Matthias said...

I'm a conservative/libertarian that doesn't particularly care one way or the other about the "sex war". Let people do what they want to do, I don't care.

But some of the people I know who do care mostly care to the extent that they don't want to have to choose between spending thousands of dollars sending their children to a private school and having their children taught in the public school that homosexuality is a good and proper thing. I think this is the extent to which they feel they are being forced into something... they fear that they will be forced to send their children to schools that will teach a radically different sexual orthodoxy than they would prefer.

I don't know to what extent this fear is valid, but that is what I have understood is their concern.

Ben A said...

Coercion isn't a necessary condition for complaint. Even if we don't find explicit coercion, there are at least two alternate ways of viewing the social con complaint about the sex wars than "there's nothing to see here, move along" which might be one (unfair!) way of characterizing Freddie's position.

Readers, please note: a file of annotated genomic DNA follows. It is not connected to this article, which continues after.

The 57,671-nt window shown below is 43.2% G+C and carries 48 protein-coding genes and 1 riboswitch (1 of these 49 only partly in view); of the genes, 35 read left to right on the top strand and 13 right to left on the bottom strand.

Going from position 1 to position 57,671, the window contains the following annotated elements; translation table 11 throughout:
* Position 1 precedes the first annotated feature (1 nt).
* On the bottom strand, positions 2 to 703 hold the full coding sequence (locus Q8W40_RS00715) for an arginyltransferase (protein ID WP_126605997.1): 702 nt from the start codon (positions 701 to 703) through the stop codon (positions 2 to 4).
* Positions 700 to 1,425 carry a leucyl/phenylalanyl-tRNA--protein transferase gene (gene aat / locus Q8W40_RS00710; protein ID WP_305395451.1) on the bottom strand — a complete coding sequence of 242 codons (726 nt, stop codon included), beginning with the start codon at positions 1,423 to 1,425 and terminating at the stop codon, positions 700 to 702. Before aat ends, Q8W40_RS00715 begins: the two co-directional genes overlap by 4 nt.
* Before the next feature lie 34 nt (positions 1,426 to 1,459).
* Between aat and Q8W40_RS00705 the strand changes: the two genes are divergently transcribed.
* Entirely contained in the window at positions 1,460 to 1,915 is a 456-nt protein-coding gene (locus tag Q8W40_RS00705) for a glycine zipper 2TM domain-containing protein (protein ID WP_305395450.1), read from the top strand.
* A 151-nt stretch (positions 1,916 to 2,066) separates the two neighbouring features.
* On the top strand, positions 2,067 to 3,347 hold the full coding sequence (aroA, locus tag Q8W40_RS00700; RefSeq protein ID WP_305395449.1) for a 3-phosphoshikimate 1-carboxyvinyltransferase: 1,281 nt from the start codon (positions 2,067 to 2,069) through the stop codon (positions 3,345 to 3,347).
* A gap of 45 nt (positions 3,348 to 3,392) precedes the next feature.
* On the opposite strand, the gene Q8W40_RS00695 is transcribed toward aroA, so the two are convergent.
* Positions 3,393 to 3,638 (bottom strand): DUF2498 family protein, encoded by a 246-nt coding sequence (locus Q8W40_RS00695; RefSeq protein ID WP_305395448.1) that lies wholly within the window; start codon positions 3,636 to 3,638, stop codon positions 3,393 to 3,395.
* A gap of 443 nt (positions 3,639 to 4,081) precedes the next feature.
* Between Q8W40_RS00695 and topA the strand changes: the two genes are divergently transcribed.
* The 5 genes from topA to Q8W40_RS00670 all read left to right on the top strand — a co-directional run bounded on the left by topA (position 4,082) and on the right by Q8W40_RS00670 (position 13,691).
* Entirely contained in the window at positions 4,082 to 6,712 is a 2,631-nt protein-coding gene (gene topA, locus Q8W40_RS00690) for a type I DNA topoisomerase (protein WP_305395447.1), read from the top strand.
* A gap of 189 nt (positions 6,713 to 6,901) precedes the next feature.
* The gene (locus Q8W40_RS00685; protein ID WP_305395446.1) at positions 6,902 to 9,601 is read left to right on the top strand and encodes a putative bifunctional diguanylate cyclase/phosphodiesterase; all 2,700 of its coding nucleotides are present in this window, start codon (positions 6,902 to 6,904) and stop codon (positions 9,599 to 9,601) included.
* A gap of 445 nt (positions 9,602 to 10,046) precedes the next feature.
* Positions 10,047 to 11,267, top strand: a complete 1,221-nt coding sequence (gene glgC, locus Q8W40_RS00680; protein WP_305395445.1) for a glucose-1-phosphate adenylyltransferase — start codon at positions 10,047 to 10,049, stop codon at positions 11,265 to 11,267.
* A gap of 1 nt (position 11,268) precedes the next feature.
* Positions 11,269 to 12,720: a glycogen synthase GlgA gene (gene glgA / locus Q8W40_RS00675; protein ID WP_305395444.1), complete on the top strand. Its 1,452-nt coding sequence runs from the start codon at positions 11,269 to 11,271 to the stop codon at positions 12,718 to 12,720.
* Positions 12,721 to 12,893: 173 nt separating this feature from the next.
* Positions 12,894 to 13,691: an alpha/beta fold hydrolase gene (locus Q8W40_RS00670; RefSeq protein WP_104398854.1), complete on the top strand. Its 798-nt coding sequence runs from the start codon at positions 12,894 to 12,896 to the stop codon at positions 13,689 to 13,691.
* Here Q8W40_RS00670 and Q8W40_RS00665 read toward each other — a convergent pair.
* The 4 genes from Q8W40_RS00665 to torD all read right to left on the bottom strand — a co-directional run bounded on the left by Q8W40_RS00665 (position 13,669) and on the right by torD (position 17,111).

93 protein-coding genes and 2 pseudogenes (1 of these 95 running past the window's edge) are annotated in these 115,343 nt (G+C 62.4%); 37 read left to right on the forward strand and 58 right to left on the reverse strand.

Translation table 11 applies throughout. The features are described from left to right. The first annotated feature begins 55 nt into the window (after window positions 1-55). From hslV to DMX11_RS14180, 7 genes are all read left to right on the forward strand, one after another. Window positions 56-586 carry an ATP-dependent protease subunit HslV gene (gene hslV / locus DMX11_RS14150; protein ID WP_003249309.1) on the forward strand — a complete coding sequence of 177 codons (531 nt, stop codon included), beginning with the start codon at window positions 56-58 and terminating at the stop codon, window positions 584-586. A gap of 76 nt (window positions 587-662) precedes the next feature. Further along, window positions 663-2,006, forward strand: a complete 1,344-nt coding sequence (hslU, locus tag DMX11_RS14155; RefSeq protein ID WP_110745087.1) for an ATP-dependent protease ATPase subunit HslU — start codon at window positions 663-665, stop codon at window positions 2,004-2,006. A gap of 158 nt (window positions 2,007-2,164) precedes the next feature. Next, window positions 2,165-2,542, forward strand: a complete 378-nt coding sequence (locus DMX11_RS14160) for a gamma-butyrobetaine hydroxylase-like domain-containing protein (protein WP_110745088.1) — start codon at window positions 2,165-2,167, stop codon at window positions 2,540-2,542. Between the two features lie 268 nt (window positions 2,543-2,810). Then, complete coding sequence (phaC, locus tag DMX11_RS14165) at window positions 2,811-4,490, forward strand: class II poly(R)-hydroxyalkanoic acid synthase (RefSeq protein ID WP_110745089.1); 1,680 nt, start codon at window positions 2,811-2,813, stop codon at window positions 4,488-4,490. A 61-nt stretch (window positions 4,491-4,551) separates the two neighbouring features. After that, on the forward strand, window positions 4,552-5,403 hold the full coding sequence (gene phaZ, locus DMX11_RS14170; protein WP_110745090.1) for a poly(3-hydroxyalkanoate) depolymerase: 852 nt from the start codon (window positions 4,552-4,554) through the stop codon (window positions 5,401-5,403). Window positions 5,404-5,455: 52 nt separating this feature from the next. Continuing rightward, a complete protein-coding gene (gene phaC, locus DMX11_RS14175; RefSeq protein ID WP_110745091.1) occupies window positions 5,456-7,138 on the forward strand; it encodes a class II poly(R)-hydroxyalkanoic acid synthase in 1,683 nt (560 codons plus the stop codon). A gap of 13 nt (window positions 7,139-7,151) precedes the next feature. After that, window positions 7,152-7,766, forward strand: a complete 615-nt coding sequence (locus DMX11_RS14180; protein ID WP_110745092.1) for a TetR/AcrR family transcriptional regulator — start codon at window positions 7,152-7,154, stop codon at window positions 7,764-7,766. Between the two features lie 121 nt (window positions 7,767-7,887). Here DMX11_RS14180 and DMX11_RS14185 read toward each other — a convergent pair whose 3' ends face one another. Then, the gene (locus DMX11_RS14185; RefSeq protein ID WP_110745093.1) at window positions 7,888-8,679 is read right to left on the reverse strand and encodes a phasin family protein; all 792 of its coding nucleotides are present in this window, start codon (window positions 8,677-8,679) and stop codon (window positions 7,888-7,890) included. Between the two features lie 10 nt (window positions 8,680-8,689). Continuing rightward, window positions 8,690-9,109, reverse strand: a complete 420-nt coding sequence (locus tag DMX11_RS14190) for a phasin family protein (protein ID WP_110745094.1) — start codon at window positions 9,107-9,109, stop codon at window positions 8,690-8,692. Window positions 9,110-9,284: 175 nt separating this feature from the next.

Point #1: Millian liberal individualism is a false model of culture. Social norms change. Some practices used to be generally anathematized and now are generally not. By way of example: having kids out of wedlock, aborting a pregnancy, divorcing your wife, putting a song about oral sex on a top 40 radio station, being gay. These changes occurred at least in part from pointed cultural advocacy. They didn't just happen. Now as it happens, I support some of these changes in values; others I don't. But it seems willfully blind to suggest that no one is "made to endure" anything by the common culture. Of course they are.

Many people -- indeed, many progressive people -- find pop culture overly sexualized. When they have kids, they need to spend substantial effort insulating them from the culture than would have been unnecessary in 1950. This state of affairs was abetted by explicit efforts to 'push the boundaries' of what could be shown publicly. Some of those responsible were motivated by money, some by ideology. But I hope we can agree basically none of these people were right wing evangelical Christians. Right?

Viewpoint #2: Cultural advocacy almost always intermingles with the political and legal realm. To note the areas of involvement -- divorce law, welfare policy, marriage law, abortion law, obscenity law, church-state separation, etc. -- is just to compile a list of culture war hot spots. Is the secularist "made to endure" In God We Trust on the coins? Some certainly feel this way...